When’s the last time you had your blood pressure checked? Was it normal?
For one in every three American adults, it’s not. And the scariest part? High blood pressure can increase our risk of heart attack, stroke, dementia, and organ damage.
But, could mindfulness have an impact on lowering blood pressure?
Led by Joel Hughes, PhD, a team of researchers at Kent State University wanted to see whether mindfulness based stress reduction (MBSR) could help people with prehypertension reduce their blood pressure.
For the study, the researchers randomly placed participants with unmediated hypertension into one of two
groups: an experimental group or an active control group. The experimental group received MBSR while the active
control group received progressive muscle relaxation (PMR).
For eight weeks, the experimental group got one 2.5-hour MBSR session per week, and was instructed to do 45
minutes of mindfulness practice a day at home. The PMR control group did one 2.5-hour PMR session per week and 45 minutes of PMR practice per day at home.
After these eight weeks, results showed significant decreases in clinic systolic and diastolic blood pressures in the experimental (MBSR) group.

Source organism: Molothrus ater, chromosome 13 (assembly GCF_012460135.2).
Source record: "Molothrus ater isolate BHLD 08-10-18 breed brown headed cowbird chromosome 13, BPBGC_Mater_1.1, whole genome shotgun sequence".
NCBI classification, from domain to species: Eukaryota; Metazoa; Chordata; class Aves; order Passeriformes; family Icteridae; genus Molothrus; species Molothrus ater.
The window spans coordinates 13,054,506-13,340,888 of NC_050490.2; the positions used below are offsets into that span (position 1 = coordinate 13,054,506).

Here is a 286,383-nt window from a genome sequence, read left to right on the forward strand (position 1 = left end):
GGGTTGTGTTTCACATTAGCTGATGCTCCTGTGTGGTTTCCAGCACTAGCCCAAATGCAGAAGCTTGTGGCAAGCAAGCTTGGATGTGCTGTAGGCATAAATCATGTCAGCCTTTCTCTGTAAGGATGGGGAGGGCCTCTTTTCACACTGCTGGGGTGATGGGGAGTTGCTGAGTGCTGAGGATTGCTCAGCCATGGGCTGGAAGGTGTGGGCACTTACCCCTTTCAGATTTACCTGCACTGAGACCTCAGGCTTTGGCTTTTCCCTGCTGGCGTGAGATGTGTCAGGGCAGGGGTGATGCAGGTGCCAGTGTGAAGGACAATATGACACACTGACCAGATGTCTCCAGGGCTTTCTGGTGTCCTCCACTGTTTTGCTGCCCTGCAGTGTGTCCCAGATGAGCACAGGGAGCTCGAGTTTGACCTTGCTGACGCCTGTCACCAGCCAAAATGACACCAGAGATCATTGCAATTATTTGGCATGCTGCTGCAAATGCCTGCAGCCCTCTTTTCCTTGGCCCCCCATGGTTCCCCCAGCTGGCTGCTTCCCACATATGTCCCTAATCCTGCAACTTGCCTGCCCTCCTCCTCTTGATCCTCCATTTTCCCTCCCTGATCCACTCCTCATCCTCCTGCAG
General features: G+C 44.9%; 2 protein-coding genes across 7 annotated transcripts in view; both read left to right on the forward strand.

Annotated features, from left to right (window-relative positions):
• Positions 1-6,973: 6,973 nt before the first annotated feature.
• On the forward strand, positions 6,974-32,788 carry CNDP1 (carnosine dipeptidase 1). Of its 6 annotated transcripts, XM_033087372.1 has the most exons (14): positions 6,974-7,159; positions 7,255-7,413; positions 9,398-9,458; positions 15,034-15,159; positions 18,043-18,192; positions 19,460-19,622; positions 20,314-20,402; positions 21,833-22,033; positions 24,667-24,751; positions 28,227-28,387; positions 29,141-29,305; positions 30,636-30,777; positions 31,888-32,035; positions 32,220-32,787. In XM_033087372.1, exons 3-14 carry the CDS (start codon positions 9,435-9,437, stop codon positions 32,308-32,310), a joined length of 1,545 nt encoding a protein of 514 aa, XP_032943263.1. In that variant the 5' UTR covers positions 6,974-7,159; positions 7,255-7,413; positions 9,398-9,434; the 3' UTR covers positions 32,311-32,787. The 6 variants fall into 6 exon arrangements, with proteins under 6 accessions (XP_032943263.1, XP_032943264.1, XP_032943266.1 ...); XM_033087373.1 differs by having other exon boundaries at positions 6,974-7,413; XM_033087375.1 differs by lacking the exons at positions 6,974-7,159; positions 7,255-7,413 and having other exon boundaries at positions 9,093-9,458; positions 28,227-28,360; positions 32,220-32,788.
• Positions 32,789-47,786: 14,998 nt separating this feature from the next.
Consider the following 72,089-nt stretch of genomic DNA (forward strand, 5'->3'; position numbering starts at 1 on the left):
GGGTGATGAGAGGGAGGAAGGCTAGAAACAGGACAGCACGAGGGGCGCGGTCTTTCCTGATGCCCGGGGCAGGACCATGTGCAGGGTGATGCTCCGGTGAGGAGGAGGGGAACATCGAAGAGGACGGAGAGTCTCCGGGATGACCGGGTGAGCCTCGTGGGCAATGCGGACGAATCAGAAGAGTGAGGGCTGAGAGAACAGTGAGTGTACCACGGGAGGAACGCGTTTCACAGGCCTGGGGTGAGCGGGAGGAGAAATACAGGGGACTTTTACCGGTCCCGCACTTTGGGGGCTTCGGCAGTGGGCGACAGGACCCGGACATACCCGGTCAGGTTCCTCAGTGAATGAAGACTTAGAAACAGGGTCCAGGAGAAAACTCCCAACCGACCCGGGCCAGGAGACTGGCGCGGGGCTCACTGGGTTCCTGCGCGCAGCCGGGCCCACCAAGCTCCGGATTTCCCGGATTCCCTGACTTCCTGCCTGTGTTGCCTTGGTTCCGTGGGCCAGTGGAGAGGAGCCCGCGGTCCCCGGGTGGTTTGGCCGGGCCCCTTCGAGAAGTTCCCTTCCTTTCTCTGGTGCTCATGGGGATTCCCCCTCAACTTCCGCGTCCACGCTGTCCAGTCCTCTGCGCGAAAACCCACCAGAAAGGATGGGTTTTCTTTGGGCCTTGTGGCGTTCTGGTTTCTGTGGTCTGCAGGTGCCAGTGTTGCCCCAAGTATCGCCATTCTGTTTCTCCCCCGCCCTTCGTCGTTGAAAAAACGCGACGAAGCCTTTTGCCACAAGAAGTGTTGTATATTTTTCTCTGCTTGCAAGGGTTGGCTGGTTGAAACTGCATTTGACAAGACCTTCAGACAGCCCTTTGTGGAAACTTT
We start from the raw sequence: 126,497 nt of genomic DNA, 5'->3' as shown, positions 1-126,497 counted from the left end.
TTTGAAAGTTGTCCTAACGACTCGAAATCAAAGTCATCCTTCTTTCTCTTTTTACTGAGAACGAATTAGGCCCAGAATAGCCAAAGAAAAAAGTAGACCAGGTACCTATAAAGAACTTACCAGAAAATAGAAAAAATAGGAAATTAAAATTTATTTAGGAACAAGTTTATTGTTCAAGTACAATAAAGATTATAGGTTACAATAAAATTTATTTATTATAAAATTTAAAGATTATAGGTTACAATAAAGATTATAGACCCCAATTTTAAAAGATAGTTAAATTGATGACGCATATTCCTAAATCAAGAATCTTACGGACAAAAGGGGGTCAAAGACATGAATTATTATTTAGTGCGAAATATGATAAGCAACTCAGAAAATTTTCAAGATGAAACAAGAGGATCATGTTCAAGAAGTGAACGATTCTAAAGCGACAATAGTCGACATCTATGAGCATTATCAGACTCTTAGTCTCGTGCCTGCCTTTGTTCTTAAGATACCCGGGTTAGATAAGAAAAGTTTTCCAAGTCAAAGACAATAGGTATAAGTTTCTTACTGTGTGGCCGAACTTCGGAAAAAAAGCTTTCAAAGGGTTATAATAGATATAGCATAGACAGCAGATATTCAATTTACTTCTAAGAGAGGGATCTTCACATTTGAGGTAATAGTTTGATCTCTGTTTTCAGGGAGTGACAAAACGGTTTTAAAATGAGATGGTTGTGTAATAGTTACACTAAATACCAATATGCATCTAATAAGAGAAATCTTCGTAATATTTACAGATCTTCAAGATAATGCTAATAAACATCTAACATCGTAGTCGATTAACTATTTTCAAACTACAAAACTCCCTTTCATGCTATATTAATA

What’s more, these results were very similar to those resulting from drugs used to treat hypertension, which means MBSR could be a viable alternative.
Now, while these results are promising, we do need to take into account that the sample size was small. Plus, the homework data was collected via self-report, a method that doesn’t always yield fully accurate results.
More research is needed, but this study suggests that mindfulness practice can be an effective way to reduce blood pressure (and along with it, the risk of stroke or heart attack).
To find out more about the impact that mindfulness practices can have on physical and mental health, check out our courses on mindfulness. We’ve gathered some of the top experts in the field to share their wisdom and give you practical ways to apply mindfulness in your life and work.
And you can find out more about this study in Volume 75, Issue 8 of Psychosomatic Medicine: Journal of Biobehavioral Medicine.
How has mindfulness helped you (or one of your clients) make a change in health or lifestyle? Please leave a comment below.
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